"There's two things I love," says Herald photographer Richie Robinson. "The front page and photo essays."
The Canon judges agreed, because Robinson's stunning collection of humpback whales in the deep blue waters off Tonga earned him the prize of Best Photo Essay at the media awards last Friday.
It was the 36-year-old lensman's second essay award - he took the title two years ago with a series of pilot whales from a stranding at Spirits Bay in the Far North.
Judges Bruce Jarvis and Ross Land said the essay was "a sensational set of pictures as we are taken underwater where humpback whales live".
To get up close to the magnificent creatures, Robinson spent 12 days in the Tongan seas in August. He says he went for the chance to work alongside the acclaimed American underwater photographer Brandon Cole.
"It was a highlight of my career," said Robinson, who joined the Herald in 2000 after a stint with newspapers in Napier.
Diving with a snorkel from a charter boat, Robinson, Cole and two other photographers spent as much time as their permits allowed in deep water off the coast of the Vava'u Island group in northern Tonga. August, when the humpbacks arrive after a long journey from their Antarctic feeding grounds, was chosen as the ideal time to see mothers and their calves, and for the chance to capture a "heat run", where males pursue females for mating.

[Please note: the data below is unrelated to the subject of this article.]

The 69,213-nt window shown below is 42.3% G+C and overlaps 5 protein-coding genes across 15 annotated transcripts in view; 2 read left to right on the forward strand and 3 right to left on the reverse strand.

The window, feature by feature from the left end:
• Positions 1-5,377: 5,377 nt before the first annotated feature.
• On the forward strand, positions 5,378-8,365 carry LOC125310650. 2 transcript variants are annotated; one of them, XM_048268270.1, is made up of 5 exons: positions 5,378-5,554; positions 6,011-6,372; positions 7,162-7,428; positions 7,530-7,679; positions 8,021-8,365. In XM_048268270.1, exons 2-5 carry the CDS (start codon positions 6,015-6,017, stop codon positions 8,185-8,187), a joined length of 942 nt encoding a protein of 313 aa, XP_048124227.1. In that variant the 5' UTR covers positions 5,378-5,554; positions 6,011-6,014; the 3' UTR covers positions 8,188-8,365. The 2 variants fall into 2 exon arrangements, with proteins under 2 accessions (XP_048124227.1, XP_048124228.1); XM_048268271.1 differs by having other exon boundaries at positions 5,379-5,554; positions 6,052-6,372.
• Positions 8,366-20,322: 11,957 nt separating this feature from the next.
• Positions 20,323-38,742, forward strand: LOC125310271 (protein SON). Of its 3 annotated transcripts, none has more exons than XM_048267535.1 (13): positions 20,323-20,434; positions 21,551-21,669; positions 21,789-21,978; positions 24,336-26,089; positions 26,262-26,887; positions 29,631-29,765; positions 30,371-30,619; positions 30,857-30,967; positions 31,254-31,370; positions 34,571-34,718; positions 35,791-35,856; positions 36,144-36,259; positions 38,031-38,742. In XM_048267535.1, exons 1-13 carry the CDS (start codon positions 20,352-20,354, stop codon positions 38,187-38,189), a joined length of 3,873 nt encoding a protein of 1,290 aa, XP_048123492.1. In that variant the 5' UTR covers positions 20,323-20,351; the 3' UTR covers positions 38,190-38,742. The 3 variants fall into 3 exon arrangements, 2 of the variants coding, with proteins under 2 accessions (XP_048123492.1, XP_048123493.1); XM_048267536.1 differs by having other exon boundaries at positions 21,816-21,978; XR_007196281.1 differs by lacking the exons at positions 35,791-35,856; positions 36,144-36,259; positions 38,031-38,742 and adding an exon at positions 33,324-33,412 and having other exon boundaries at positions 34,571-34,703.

"They were the exciting moments," said Robinson. "That's where we try to get close to the action."
To photograph wary females and their young calves, Robinson said they needed to be patient and earn the trust of the bus-sized creatures.
"You have to be prepared to wait and convince the whales that you do not pose a threat."
In the sea, Robinson uses a Canon EOS 5D Mark II camera with a wide-angle lens. Water is kept out of the set-up with a lightweight housing made from aluminum and glass.
Robinson's series was published in the Herald and NZ Geographic. He says the magazine has been very supportive of his underwater work.
His artistry will be on show at Auckland Museum next month, when images Robinson captured on a trip to the Kermadec Islands north of New Zealand will feature in an exhibition called Moana - My Ocean.